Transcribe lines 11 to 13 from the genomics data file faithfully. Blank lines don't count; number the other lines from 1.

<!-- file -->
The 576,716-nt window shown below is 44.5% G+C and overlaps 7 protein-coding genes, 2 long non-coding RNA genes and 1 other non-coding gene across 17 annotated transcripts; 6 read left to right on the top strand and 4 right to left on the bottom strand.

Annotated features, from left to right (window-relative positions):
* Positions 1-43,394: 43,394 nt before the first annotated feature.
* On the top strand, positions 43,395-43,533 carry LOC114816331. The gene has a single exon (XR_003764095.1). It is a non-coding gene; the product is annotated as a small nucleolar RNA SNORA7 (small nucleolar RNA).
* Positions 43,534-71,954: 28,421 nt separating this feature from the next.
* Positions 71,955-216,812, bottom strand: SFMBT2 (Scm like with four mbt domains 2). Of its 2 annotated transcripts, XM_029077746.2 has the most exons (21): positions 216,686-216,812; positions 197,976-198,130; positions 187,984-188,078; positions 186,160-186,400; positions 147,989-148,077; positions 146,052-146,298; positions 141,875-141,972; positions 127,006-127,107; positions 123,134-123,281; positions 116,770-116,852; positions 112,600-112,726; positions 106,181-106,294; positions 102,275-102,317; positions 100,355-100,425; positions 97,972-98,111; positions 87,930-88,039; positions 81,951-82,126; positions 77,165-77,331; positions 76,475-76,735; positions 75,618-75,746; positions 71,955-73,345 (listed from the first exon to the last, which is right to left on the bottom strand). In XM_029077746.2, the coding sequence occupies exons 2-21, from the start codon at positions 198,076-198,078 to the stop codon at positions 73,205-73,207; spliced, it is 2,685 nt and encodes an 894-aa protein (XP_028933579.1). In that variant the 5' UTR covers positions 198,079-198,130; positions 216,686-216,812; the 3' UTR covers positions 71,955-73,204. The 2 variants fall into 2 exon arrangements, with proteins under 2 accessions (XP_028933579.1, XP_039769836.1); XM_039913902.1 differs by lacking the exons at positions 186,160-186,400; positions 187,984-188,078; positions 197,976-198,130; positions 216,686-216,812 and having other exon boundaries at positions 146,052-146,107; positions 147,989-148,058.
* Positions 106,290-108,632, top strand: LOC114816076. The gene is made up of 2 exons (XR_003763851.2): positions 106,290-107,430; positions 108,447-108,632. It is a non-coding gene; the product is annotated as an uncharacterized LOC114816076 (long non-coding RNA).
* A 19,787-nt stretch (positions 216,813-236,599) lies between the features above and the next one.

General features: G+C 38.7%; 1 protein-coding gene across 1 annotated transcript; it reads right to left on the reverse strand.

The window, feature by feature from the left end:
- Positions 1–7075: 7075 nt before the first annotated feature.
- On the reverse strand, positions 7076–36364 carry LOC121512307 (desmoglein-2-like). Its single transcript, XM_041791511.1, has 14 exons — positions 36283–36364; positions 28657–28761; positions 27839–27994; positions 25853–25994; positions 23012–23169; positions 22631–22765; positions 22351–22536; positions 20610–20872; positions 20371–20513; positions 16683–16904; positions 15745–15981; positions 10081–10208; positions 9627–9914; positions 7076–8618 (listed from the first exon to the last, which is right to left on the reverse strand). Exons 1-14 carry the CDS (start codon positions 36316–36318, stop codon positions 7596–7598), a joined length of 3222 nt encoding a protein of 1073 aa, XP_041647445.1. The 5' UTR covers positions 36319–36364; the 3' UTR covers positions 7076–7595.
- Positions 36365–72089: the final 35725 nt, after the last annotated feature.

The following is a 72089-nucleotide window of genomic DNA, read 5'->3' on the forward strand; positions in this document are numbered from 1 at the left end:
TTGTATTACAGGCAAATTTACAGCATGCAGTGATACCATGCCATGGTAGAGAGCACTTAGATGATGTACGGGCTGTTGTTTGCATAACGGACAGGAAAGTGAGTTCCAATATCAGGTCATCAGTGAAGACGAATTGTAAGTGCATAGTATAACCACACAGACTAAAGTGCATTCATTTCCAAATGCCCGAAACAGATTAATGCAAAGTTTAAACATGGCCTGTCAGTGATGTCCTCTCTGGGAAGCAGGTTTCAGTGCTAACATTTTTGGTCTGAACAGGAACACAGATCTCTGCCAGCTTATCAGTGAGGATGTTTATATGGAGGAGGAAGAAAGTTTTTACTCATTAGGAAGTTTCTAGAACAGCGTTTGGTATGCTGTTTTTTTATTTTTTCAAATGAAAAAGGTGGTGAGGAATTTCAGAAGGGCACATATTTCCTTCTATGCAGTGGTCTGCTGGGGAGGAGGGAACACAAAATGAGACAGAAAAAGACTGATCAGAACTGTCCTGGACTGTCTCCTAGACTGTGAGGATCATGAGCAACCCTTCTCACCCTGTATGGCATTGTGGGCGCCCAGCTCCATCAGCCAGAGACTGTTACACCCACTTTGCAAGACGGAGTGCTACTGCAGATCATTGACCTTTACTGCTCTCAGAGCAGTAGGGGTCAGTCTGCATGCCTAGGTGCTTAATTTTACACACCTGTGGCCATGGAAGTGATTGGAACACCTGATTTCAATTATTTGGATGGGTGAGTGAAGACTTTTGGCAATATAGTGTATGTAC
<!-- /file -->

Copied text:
- Positions 1–7075: 7075 nt before the first annotated feature.
- On the reverse strand, positions 7076–36364 carry LOC121512307 (desmoglein-2-like). Its single transcript, XM_041791511.1, has 14 exons — positions 36283–36364; positions 28657–28761; positions 27839–27994; positions 25853–25994; positions 23012–23169; positions 22631–22765; positions 22351–22536; positions 20610–20872; positions 20371–20513; positions 16683–16904; positions 15745–15981; positions 10081–10208; positions 9627–9914; positions 7076–8618 (listed from the first exon to the last, which is right to left on the reverse strand). Exons 1-14 carry the CDS (start codon positions 36316–36318, stop codon positions 7596–7598), a joined length of 3222 nt encoding a protein of 1073 aa, XP_041647445.1. The 5' UTR covers positions 36319–36364; the 3' UTR covers positions 7076–7595.
- Positions 36365–72089: the final 35725 nt, after the last annotated feature.